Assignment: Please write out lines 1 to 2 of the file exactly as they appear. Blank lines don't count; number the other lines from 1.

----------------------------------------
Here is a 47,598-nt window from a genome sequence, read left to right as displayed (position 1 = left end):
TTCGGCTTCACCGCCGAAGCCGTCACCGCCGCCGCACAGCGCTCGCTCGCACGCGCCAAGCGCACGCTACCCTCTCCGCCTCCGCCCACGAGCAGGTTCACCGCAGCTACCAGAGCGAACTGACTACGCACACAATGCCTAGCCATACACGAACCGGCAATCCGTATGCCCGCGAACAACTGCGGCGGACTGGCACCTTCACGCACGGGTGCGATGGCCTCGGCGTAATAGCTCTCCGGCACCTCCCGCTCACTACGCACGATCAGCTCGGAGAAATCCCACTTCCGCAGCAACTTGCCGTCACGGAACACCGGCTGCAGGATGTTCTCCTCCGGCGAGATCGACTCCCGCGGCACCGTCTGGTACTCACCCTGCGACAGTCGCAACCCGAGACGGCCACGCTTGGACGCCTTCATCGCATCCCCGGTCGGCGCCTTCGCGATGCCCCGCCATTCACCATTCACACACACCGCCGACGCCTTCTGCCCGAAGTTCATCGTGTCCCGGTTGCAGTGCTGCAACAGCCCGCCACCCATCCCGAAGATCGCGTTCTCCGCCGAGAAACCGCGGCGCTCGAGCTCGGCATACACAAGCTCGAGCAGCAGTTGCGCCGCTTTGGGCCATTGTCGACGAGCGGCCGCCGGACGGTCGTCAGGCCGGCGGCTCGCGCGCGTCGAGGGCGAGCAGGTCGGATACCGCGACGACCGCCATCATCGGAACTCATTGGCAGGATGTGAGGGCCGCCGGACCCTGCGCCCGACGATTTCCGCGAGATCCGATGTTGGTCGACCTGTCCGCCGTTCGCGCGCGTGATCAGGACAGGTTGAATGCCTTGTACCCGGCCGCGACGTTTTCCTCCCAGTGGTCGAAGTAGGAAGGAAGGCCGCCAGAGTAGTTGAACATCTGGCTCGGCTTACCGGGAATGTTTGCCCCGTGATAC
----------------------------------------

Here is a 47,598-nt window from a genome sequence, read left to right as displayed (position 1 = left end):
TTCGGCTTCACCGCCGAAGCCGTCACCGCCGCCGCACAGCGCTCGCTCGCACGCGCCAAGCGCACGCTACCCTCTCCGCCTCCGCCCACGAGCAGGTTCACCGCAGCTACCAGAGCGAACTGACTACGCACACAATGCCTAGCCATACACGAACCGGCAATCCGTATGCCCGCGAACAACTGCGGCGGACTGGCACCTTCACGCACGGGTGCGATGGCCTCGGCGTAATAGCTCTCCGGCACCTCCCGCTCACTACGCACGATCAGCTCGGAGAAATCCCACTTCCGCAGCAACTTGCCGTCACGGAACACCGGCTGCAGGATGTTCTCCTCCGGCGAGATCGACTCCCGCGGCACCGTCTGGTACTCACCCTGCGACAGTCGCAACCCGAGACGGCCACGCTTGGACGCCTTCATCGCATCCCCGGTCGGCGCCTTCGCGATGCCCCGCCATTCACCATTCACACACACCGCCGACGCCTTCTGCCCGAAGTTCATCGTGTCCCGGTTGCAGTGCTGCAACAGCCCGCCACCCATCCCGAAGATCGCGTTCTCCGCCGAGAAACCGCGGCGCTCGAGCTCGGCATACACAAGCTCGAGCAGCAGTTGCGCCGCTTTGGGCCATTGTCGACGAGCGGCCGCCGGACGGTCGTCAGGCCGGCGGCTCGCGCGCGTCGAGGGCGAGCAGGTCGGATACCGCGACGACCGCCATCATCGGAACTCATTGGCAGGATGTGAGGGCCGCCGGACCCTGCGCCCGACGATTTCCGCGAGATCCGATGTTGGTCGACCTGTCCGCCGTTCGCGCGCGTGATCAGGACAGGTTGAATGCCTTGTACCCGGCCGCGACGTTTTCCTCCCAGTGGTCGAAGTAGGAAGGAAGGCCGCCAGAGTAGTTGAACATCTGGCTCGGCTTACCGGGAATGTTTGCCCCGTGATAC